Food & agriculture - Mar 17
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Warning of world phosphate shortage
Matthew Warren,, The Australian
THE exponential growth in global food production has not only sent the price of fertilisers skyrocketing, but could lead to a world shortage of phosphate within decades.
Beyond a temporary market spike driven by richer developing countries and increased supply of biofuels, researchers are warning that the world could face dwindling supplies of phosphate by 2040 unless steps are taken to use it more efficiently and recover it from human waste.
But unlike oil, which can be managed by substituting other sources of energy, there is no substitute for the critical role of phosphate in plant development and production.
Mineral phosphorous fertilisers come from mined phosphate rock found in places such as Christmas Island, Nauru and Morocco, which is the world's biggest exporter of the resource.
"Quite simply, without phosphorus we cannot produce food," says Dana Cordell of the Institute of Sustainable Futures, based in Sydney.
Growth in demand for food in China and India, coupled with increased switching of food crops to biofuels in the US, have increased the demand for fertilisers, raising the world price fourfold in the past year.
(12 March 2008)
EB contributor Aaron writes:
Global rock phosphate prices, the percursor necessary for all phosphate fertilizers has surged from US$40/t to US$250/t currently. Second half 2008 contracts are being negotiated for US$350-400/t. That would translated to a 1000% price rise in under 2 years.
What Would Heinberg Do?
Suburban Permaculture with Janet Barocco and Richard Heinberg (video)
Janaia Donaldson, Peak Moment TV
Tour Janet and Richard’s quarter acre for an example of what’s possible in suburbia. Their front yard of edible plants also provides habitat for birds and insects. The backyard radiates out from an herb and kitchen garden to vegetable beds and containers; 25 fruit and nut trees; and a restful Zen garden. Near a future pond is a “three sisters” spiral of corn, beans and squashes. Check out their rainwater catchment barrels system, solar ovens, grid-tied photovoltaics with backup batteries, a low-energy house, solar-heated garden room, and a comfortable “summer palace” of natural & salvaged materials.
(11 March 2008)
Edible landscape likely to become a U.S. paradigm
Carl Etnier, Barre/Montpelier Times Argus (Vermont)
... In our still energy-rich society, some people are already pioneering the transition to an edible landscape. The ELA conference began with a one-day seminar on creating edible landscapes, led by Massachusetts permaculturalists David Jacke and Jono Neiger. Jacke is co-author of the two-volume "Edible Forest Gardens," which describes how to make beautiful landscapes out of trees and bushes that produce food and nuts. Add a "forest floor" layer of edible perennials and annuals, and food production increases even more.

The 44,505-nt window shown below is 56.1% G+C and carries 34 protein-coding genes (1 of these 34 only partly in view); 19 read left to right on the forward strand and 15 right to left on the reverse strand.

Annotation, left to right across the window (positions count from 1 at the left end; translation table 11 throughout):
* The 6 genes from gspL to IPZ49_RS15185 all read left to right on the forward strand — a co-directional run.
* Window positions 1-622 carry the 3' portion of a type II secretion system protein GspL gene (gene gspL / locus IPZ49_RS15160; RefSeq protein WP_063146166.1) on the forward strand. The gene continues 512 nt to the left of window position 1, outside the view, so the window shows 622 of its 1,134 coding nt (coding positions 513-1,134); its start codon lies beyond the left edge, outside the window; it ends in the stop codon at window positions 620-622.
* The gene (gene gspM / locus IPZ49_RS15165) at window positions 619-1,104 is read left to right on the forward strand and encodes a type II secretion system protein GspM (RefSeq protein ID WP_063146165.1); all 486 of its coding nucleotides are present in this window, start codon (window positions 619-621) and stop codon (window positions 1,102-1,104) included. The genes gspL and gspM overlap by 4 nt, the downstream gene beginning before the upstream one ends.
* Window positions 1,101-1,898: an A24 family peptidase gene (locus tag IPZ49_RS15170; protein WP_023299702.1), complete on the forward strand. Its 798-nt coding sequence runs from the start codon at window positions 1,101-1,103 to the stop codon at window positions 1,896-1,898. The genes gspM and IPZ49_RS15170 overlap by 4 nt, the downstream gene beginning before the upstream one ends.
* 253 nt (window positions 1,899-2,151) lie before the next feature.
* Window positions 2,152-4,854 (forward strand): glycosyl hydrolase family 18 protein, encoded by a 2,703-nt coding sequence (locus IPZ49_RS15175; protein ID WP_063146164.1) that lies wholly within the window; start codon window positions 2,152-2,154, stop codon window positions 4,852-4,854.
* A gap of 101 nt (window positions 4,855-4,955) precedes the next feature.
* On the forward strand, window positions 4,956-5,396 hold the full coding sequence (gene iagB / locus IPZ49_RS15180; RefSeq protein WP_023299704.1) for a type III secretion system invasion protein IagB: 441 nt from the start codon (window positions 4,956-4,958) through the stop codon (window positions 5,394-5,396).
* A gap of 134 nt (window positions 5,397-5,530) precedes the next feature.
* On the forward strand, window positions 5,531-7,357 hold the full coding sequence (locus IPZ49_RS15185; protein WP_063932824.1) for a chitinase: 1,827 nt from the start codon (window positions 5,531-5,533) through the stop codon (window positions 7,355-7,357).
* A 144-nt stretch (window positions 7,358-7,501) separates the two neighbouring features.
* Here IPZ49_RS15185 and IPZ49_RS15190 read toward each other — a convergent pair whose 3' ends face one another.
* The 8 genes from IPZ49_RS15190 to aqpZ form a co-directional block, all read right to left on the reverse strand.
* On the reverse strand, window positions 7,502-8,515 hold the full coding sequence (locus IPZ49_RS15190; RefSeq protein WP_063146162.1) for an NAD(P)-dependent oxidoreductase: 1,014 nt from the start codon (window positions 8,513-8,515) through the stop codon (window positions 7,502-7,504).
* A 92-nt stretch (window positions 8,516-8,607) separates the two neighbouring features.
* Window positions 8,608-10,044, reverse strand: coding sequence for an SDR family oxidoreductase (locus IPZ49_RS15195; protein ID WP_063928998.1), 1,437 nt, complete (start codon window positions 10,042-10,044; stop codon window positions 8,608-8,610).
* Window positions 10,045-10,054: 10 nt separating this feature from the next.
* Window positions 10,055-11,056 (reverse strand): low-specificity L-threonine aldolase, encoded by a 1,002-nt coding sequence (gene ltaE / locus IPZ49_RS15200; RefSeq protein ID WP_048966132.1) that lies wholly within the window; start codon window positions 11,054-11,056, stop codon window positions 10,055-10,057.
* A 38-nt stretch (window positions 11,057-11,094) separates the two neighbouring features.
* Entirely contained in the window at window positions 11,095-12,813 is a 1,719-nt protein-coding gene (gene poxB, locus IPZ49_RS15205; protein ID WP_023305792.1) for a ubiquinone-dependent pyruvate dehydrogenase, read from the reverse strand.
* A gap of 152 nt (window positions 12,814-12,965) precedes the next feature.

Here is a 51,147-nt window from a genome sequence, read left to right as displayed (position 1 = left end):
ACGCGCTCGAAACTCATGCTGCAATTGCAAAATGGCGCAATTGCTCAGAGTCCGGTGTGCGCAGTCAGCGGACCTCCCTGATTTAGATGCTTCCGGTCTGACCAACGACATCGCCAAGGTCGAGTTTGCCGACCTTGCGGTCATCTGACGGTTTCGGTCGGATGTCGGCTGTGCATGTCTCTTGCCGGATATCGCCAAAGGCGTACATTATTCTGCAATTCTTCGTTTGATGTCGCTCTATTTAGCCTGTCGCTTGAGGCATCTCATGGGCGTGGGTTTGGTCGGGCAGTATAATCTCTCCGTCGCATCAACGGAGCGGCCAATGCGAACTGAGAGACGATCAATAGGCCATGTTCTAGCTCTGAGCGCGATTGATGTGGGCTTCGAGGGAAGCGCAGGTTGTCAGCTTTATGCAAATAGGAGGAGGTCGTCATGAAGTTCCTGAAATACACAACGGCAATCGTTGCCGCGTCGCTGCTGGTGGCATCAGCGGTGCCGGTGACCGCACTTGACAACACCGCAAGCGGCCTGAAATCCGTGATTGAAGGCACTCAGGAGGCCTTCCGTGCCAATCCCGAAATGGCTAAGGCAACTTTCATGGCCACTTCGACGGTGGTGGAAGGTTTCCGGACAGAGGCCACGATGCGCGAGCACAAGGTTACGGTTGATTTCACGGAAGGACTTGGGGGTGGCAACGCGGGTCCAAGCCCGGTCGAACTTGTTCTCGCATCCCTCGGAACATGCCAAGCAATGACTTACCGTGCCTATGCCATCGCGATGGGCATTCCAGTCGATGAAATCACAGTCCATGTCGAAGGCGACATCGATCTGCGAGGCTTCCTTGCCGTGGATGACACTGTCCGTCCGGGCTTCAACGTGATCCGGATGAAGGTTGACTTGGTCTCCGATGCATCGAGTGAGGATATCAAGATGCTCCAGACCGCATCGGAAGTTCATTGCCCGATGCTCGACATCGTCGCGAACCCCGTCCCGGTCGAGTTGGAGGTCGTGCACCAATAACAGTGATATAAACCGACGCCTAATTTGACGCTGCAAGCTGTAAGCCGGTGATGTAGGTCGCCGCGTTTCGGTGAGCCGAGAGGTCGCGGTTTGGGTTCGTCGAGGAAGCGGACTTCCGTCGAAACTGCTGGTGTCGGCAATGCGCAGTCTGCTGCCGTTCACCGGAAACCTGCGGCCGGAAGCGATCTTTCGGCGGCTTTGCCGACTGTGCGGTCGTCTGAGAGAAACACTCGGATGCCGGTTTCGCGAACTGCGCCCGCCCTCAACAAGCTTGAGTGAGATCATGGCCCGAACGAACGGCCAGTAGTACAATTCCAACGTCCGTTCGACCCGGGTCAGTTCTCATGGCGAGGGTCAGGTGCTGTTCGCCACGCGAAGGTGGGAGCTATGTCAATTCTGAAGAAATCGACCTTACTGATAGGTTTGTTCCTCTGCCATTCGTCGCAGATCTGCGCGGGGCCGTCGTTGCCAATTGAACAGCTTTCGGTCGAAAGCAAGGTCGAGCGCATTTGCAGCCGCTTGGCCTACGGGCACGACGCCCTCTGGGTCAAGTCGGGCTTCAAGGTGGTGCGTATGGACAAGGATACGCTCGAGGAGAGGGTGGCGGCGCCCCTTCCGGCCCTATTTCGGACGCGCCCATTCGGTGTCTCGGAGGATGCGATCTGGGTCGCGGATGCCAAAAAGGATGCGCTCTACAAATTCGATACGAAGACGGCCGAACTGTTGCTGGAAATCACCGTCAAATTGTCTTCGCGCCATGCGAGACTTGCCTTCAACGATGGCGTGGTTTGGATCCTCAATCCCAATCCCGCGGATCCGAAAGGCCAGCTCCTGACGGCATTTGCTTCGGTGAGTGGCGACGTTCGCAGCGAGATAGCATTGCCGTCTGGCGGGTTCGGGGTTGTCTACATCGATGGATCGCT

Abundant food production requires healthy soils, and conference attendees had many approaches to keeping and building soil fertility. One of the vendors at the trade show produces seaweed-based fertilizers, which they have sold to golf courses for decades. Golf course turf managers are the gourmet chefs of lawn care products, keeping acres of grass friendly to the rolling of golf balls and the rambles of the golfers who chase them. Turf managers are ready to pay top dollar for fertilizers that work well, and the premium prices have financed the seaweed fertilizer company's research. According to the vendors, applying seaweed extract both improves plant health and increases the grass's efficiency in taking up nutrients from the soil. The vendors told me that they are now trying to reach a more agricultural market. In an energy-scarce world, golf courses are unlikely to remain a cash cow.
One of the more intriguing approaches to building and maintaining soil fertility came from the ancient farmers of the Amazon. Those ancient farmers sent no representatives to the trade show, but Charles Mann, author of the best-selling "1491," described what archeologists have learned about their methods. Recent discoveries have added a significant footnote to the understanding of tropical soils that prevailed when I studied soils in college. Tropical soils, I learned then, are much older and more worn out than the soils of our climate. They don't hold nutrients well; almost all nutrients in a tropical rainforest are held within living and decaying plants. Consequently, slash-and-burn agriculture releases a lot of nutrients and produces good yields for one or a few years, but then the nutrients are leached from the soils, and yields drop.
Mann showed pictures of tropical soils that were cultivated hundreds or thousands of years ago and are still full of nutrients and organic matter.
Carl Etnier, director of Peak Oil Awareness, blogs at vtcommons.org/blog and hosts radio shows on WGDR, 91.1 FM Plainfield and WDEV 96.1 FM/550 AM, Waterbury. He can be reached at EnergyMattersVermont@yahoo.com.
(16 March 2008)
Author Carl Etnier is an Energy Bulletin contributor.